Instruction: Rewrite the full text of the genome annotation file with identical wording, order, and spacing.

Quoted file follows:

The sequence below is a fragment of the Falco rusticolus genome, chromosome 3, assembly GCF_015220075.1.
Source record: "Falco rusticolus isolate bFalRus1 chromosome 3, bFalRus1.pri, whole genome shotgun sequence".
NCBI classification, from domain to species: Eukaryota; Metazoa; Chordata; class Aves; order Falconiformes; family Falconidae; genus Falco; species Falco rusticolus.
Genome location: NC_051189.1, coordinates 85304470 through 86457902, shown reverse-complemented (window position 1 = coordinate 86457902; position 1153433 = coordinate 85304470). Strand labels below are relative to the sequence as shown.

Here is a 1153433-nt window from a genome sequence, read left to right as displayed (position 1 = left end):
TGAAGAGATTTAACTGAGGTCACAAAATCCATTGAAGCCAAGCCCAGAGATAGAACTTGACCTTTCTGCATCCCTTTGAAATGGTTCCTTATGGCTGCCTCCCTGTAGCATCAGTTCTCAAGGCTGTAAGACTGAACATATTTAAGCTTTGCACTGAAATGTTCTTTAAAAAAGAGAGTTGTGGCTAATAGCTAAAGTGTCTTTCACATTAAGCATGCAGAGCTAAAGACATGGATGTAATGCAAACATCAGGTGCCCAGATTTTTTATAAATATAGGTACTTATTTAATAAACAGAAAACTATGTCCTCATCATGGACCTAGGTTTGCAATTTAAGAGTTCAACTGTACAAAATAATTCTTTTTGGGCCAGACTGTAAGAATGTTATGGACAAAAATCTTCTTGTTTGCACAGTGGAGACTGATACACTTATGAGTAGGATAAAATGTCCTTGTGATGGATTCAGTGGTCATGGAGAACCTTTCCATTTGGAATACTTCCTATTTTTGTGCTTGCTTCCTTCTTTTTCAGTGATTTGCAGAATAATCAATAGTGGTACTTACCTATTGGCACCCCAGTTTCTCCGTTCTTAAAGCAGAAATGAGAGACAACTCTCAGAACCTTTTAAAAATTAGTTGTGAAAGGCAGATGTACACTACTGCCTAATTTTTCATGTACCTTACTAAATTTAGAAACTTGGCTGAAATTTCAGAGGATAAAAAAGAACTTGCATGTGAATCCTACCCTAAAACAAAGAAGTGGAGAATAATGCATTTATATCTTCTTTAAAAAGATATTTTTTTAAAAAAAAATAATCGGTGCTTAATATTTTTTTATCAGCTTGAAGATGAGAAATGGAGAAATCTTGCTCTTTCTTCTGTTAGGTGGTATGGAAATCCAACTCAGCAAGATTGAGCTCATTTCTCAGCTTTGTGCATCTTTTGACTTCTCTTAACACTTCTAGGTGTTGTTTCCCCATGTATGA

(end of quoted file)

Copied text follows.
The sequence below is a fragment of the Falco rusticolus genome, chromosome 3, assembly GCF_015220075.1.
Source record: "Falco rusticolus isolate bFalRus1 chromosome 3, bFalRus1.pri, whole genome shotgun sequence".
NCBI classification, from domain to species: Eukaryota; Metazoa; Chordata; class Aves; order Falconiformes; family Falconidae; genus Falco; species Falco rusticolus.
Genome location: NC_051189.1, coordinates 85304470 through 86457902, shown reverse-complemented (window position 1 = coordinate 86457902; position 1153433 = coordinate 85304470). Strand labels below are relative to the sequence as shown.

Here is a 1153433-nt window from a genome sequence, read left to right as displayed (position 1 = left end):
TGAAGAGATTTAACTGAGGTCACAAAATCCATTGAAGCCAAGCCCAGAGATAGAACTTGACCTTTCTGCATCCCTTTGAAATGGTTCCTTATGGCTGCCTCCCTGTAGCATCAGTTCTCAAGGCTGTAAGACTGAACATATTTAAGCTTTGCACTGAAATGTTCTTTAAAAAAGAGAGTTGTGGCTAATAGCTAAAGTGTCTTTCACATTAAGCATGCAGAGCTAAAGACATGGATGTAATGCAAACATCAGGTGCCCAGATTTTTTATAAATATAGGTACTTATTTAATAAACAGAAAACTATGTCCTCATCATGGACCTAGGTTTGCAATTTAAGAGTTCAACTGTACAAAATAATTCTTTTTGGGCCAGACTGTAAGAATGTTATGGACAAAAATCTTCTTGTTTGCACAGTGGAGACTGATACACTTATGAGTAGGATAAAATGTCCTTGTGATGGATTCAGTGGTCATGGAGAACCTTTCCATTTGGAATACTTCCTATTTTTGTGCTTGCTTCCTTCTTTTTCAGTGATTTGCAGAATAATCAATAGTGGTACTTACCTATTGGCACCCCAGTTTCTCCGTTCTTAAAGCAGAAATGAGAGACAACTCTCAGAACCTTTTAAAAATTAGTTGTGAAAGGCAGATGTACACTACTGCCTAATTTTTCATGTACCTTACTAAATTTAGAAACTTGGCTGAAATTTCAGAGGATAAAAAAGAACTTGCATGTGAATCCTACCCTAAAACAAAGAAGTGGAGAATAATGCATTTATATCTTCTTTAAAAAGATATTTTTTTAAAAAAAAATAATCGGTGCTTAATATTTTTTTATCAGCTTGAAGATGAGAAATGGAGAAATCTTGCTCTTTCTTCTGTTAGGTGGTATGGAAATCCAACTCAGCAAGATTGAGCTCATTTCTCAGCTTTGTGCATCTTTTGACTTCTCTTAACACTTCTAGGTGTTGTTTCCCCATGTATGA